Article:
Insights From a Homeschooled Homeschooler

A conversation with Anne Crossman of The Homeschool Expert
September 22, 2020 Updated: September 22, 2020

As many parents navigate their new roles as homeschoolers this year, they may find themselves battling self-doubt and worry. The road less traveled is rarely an easy one.

Who better to seek wisdom from than The Homeschool Expert, Anne Crossman. A former homeschool student, Crossman attended Stanford and Duke, taught in public school, authored a few books, and circled back to homeschooling as a mom of four.

I asked her about her experiences as a homeschool student and teacher. Her insights may be just what the new homeschool parent needs to hear. 

The Epoch Times: You were homeschooled yourself. What was your experience as a homeschool student like?

Anne Crossman: Homeschooling saved me. Prior to that, I was enrolled in a school that turned out to be a socially toxic situation. It was 1986, and there weren’t a lot of other options back then, so even though it was barely legal to do so and resources were limited, my parents decided to homeschool me. I am immensely grateful they did.  

My parents academically educated my two brothers and me on a frugal budget, investing significantly in experiences outside our home interacting with people from all walks of life. The real world was our best classroom. We were encouraged to push ahead in subject areas of strength—so that, at times, I was able to complete two math books in a year because I loved the subject so much. To dive deep into subject areas that were compelling and unusual, such as learning a less popular language or doing significant research into subjects like poisonous plants or comparisons of classical composers, and to spend extra time on subjects that didn’t come as easily without feeling like “less” for doing so. Homeschooling also gave me the opportunity to restore some of my lost confidence from those early elementary years.

As for friends, I am so grateful for the other homeschooled students in our circle. Those outside the community may not realize that there is a disarming openness to homeschooled children—eager to welcome new friends, no matter their age, grade, or label. As a child, I found that incredibly healing.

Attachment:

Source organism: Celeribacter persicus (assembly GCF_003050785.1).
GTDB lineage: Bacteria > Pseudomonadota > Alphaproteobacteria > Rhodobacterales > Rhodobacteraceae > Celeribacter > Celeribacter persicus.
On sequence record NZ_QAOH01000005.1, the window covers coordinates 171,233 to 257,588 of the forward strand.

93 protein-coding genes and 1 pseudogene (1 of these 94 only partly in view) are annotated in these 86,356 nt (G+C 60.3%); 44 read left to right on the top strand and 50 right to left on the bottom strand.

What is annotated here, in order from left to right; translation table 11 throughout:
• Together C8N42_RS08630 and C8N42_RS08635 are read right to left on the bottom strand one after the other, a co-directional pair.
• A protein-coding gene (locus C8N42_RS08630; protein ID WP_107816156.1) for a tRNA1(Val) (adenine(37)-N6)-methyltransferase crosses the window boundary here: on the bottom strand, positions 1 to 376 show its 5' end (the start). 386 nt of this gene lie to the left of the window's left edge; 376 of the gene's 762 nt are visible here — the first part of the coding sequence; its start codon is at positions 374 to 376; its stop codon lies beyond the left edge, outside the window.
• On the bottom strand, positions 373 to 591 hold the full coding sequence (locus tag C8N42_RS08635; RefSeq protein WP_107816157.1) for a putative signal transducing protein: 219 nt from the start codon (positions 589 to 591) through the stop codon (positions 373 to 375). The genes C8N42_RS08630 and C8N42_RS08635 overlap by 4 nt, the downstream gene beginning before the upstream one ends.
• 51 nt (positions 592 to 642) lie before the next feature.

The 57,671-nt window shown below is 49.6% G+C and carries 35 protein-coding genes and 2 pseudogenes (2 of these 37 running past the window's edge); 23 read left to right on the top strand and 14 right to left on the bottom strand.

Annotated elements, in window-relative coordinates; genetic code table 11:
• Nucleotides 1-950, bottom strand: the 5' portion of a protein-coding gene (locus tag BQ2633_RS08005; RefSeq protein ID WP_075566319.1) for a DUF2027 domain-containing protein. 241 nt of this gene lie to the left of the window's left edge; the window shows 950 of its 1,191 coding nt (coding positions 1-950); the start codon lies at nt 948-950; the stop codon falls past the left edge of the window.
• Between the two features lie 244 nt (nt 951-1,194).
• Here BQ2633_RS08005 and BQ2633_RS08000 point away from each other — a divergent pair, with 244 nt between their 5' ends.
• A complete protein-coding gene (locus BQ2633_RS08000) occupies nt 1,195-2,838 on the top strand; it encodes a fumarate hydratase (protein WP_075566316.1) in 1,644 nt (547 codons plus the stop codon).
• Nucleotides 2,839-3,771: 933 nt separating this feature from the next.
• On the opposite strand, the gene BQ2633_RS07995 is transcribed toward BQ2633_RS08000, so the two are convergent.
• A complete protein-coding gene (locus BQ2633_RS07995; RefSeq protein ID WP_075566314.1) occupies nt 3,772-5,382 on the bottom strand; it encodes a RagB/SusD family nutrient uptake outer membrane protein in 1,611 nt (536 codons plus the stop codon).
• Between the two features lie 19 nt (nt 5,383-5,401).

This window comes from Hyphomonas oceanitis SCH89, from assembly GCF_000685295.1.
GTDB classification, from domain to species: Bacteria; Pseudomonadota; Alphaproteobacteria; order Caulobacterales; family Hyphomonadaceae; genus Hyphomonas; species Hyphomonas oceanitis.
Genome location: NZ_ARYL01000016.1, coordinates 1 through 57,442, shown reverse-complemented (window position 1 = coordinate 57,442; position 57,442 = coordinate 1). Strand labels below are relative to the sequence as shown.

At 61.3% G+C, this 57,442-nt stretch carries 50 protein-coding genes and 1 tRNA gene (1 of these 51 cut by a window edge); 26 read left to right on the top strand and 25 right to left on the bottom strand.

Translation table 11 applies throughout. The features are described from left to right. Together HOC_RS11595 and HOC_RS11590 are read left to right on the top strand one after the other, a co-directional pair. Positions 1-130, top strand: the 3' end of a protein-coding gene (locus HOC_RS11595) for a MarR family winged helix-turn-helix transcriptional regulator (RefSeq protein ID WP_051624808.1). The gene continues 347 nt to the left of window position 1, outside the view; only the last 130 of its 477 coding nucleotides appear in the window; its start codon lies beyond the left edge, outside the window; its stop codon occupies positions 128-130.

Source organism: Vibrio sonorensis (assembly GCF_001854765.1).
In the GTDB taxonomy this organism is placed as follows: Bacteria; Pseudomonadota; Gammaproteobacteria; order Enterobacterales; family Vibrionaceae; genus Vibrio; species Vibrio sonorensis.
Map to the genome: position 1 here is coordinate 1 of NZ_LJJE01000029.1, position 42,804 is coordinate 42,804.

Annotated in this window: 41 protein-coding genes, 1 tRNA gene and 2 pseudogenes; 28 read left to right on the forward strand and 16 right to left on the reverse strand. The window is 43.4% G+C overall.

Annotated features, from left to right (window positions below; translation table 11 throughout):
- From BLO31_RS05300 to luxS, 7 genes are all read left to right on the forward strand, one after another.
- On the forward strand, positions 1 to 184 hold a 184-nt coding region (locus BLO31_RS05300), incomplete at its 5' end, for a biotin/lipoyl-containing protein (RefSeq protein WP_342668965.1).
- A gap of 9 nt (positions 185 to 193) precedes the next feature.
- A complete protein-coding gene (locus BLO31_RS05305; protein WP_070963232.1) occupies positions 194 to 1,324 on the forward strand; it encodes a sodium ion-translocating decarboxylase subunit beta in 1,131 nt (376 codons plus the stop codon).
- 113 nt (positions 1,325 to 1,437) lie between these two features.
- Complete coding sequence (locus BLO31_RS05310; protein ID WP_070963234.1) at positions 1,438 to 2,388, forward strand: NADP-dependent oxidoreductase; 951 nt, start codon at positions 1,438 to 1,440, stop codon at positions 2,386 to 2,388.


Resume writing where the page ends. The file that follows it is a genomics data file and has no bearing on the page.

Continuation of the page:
Learning from home gave me space to grow and decide who I wanted to become. I ended up attending our local public high school, where I was named valedictorian of my class and elected student body vice president, and went to nationals in speech and debate. Eventually, I went on to attend Stanford and Duke universities. Not that my résumé matters much, but it proves the point that homeschooling didn’t turn me into a wallflower—quite the opposite.

The Epoch Times: How has being homeschooled prepared you for life?

Ms. Crossman: In many ways. It wasn’t until I reached my freshman year at Stanford, and got to know bright students from around the world that I realized how my time learning at home had developed my taste for academic rigor, nurtured my strength of will to set high expectations for myself, and fostered a yearning for achievement—not because of others’ opinions—but because of what I wanted for myself. Because of homeschooling, I learned how to be driven and self-taught, how to analyze the value of an argument for myself rather than based on what was popular, and how to be a lifelong learner.

The Epoch Times: What were some of the disadvantages of being homeschooled?

Ms. Crossman: Part of the challenges of homeschooling we faced no longer exist. For example, because it was so new in the ’80s and ’90s, there were very few resources or co-ops available. My mom quickly discovered there was no teacher in the box of curriculum she had purchased—she had to figure out for herself how to teach from home. At the time, there were no resources like Homeschool Expert to guide her. What she could have learned in hours from experts instead took years to solve on her own.